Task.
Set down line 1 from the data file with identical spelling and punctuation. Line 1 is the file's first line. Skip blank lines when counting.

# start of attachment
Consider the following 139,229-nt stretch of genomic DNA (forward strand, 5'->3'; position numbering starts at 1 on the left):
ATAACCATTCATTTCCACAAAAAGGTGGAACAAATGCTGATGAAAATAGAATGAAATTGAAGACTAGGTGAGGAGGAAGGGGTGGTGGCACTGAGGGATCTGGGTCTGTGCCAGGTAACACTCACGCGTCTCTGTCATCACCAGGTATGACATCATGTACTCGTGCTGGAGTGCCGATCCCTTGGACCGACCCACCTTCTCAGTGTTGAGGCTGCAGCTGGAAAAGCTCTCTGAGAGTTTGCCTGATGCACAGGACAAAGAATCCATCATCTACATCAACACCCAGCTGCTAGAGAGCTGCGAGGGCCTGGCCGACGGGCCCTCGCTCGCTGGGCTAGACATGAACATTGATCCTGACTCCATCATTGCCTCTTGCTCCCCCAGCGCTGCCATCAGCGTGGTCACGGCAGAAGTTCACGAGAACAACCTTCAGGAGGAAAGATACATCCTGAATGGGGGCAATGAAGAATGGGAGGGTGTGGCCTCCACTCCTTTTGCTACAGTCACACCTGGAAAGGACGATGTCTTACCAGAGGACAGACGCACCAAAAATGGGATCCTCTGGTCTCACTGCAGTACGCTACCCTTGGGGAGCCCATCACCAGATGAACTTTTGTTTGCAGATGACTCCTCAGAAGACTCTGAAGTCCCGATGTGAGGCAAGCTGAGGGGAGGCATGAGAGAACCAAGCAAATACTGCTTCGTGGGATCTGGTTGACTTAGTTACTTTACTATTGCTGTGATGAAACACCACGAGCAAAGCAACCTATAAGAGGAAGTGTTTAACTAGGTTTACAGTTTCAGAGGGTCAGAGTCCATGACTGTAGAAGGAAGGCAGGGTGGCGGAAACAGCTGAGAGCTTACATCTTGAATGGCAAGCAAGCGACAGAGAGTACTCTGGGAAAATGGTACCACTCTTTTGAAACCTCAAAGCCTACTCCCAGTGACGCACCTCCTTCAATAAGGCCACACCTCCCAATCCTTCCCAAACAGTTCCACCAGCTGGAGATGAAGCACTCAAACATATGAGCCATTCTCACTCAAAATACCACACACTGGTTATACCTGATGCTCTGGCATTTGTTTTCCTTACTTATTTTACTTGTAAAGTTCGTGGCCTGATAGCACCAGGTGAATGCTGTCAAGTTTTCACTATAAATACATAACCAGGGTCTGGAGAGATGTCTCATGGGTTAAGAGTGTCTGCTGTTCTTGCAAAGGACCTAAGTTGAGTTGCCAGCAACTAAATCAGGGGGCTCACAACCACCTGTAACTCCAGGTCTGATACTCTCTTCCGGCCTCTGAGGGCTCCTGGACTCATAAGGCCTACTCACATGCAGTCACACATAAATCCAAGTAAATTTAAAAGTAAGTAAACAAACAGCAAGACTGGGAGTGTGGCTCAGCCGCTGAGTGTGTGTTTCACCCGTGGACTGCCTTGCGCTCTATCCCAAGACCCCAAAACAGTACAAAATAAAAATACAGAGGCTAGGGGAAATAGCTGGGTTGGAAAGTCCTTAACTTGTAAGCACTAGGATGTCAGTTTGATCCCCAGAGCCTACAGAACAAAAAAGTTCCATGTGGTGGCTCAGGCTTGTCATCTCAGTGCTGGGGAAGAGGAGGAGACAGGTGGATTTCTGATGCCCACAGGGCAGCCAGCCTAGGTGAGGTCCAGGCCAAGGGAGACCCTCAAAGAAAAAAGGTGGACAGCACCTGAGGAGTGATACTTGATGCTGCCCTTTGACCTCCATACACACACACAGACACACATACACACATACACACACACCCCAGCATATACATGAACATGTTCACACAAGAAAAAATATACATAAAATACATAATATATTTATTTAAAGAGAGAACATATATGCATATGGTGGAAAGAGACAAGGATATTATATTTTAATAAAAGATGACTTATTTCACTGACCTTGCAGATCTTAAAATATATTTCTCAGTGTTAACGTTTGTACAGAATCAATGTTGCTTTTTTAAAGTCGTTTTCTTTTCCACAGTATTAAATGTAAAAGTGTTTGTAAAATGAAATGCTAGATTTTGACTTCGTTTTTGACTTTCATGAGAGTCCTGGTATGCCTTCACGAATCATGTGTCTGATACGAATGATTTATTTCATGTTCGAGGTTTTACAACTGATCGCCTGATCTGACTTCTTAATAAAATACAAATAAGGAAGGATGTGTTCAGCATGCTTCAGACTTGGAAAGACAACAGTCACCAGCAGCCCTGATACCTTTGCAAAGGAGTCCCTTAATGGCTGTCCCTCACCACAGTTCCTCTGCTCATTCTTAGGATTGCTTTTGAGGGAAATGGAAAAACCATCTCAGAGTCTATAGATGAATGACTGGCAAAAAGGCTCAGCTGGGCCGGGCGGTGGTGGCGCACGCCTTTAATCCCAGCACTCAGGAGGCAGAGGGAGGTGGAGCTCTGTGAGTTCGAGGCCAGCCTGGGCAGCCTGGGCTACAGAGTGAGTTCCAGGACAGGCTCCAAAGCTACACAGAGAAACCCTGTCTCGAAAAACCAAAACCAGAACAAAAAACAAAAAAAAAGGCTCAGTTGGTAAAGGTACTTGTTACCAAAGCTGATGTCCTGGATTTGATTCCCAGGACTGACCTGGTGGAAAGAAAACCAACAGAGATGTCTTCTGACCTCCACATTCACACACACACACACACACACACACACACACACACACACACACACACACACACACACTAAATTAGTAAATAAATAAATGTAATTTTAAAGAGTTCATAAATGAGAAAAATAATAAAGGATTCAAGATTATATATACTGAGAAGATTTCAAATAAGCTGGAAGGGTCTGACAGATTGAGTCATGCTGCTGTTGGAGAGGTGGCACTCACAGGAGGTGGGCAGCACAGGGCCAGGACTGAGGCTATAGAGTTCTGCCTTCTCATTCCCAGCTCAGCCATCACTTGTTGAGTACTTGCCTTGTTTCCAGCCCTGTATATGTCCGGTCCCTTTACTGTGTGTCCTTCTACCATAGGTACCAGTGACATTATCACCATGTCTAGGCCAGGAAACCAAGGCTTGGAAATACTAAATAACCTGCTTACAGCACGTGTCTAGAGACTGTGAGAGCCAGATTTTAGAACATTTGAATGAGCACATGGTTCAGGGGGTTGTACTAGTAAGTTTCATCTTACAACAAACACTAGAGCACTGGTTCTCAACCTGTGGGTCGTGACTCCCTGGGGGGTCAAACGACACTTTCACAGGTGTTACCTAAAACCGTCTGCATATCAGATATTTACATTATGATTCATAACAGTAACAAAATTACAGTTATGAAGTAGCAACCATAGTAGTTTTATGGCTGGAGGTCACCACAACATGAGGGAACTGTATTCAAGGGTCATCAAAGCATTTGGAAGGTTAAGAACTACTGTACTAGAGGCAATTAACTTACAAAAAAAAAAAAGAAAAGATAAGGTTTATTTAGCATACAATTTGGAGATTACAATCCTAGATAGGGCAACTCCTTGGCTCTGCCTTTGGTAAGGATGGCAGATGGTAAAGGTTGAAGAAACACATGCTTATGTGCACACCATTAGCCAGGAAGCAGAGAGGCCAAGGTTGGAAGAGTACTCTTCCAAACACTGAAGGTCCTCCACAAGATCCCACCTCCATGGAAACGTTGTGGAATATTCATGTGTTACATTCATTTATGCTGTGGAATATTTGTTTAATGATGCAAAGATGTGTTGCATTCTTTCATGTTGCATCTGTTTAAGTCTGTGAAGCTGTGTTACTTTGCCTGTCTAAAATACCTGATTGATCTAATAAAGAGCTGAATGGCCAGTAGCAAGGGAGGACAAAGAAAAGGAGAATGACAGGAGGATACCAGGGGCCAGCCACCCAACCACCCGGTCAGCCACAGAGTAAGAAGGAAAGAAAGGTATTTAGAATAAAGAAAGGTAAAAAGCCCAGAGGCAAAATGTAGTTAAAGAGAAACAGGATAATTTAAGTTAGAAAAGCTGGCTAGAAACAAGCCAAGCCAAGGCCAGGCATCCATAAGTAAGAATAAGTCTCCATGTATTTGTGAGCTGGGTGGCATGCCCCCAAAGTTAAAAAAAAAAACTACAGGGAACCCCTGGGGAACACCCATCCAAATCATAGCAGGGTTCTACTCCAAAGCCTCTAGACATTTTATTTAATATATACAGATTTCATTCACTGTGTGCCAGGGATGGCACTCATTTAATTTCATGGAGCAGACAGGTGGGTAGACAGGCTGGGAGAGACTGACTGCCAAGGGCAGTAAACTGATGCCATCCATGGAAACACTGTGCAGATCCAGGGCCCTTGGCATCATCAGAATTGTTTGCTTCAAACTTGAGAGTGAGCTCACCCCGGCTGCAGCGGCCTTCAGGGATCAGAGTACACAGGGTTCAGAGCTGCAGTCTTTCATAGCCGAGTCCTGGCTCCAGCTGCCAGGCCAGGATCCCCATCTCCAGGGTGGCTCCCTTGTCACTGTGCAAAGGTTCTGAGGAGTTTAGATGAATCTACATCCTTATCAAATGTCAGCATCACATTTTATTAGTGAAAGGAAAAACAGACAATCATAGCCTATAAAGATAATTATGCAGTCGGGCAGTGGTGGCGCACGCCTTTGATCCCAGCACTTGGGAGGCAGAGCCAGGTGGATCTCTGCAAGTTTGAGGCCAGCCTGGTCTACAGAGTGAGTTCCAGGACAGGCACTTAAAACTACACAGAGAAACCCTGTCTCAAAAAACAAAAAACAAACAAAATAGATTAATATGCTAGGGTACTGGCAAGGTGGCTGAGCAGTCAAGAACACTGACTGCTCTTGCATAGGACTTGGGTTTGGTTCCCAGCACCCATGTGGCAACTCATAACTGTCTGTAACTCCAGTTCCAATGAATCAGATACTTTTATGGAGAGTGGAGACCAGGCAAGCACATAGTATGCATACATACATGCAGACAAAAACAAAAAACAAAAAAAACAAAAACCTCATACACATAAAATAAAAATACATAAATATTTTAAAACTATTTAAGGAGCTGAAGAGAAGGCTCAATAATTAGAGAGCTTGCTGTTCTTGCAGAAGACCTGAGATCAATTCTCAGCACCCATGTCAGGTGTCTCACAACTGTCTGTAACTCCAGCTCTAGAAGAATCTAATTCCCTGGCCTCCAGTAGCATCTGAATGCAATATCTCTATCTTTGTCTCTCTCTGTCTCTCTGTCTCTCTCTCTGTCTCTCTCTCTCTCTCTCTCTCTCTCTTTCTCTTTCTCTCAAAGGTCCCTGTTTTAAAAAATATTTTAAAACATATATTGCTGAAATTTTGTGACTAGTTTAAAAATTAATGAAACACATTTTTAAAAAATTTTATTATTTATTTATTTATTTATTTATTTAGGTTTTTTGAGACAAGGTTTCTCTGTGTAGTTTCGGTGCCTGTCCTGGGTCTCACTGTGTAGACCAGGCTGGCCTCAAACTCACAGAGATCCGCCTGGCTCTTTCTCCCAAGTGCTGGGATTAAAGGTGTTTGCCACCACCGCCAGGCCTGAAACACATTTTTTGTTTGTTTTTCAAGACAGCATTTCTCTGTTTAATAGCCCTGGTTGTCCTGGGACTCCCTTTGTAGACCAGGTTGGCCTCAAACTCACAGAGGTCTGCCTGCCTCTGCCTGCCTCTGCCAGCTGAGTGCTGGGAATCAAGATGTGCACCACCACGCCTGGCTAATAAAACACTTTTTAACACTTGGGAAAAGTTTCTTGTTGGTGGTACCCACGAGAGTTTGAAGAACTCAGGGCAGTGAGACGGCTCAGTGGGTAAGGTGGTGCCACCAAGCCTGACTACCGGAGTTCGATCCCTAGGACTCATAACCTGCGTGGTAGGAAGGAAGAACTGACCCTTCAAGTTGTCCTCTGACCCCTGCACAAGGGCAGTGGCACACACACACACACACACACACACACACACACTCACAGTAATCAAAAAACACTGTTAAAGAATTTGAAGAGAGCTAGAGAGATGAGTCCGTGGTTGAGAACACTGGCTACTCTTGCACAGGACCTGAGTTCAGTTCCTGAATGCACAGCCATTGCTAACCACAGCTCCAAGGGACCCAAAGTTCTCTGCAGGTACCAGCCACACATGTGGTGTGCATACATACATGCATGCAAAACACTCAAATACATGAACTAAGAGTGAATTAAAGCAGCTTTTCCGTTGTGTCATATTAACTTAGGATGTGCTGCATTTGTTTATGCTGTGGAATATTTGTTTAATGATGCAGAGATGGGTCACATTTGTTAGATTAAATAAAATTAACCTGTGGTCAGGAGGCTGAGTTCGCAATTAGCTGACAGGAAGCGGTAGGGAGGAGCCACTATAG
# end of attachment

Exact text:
Consider the following 139,229-nt stretch of genomic DNA (forward strand, 5'->3'; position numbering starts at 1 on the left):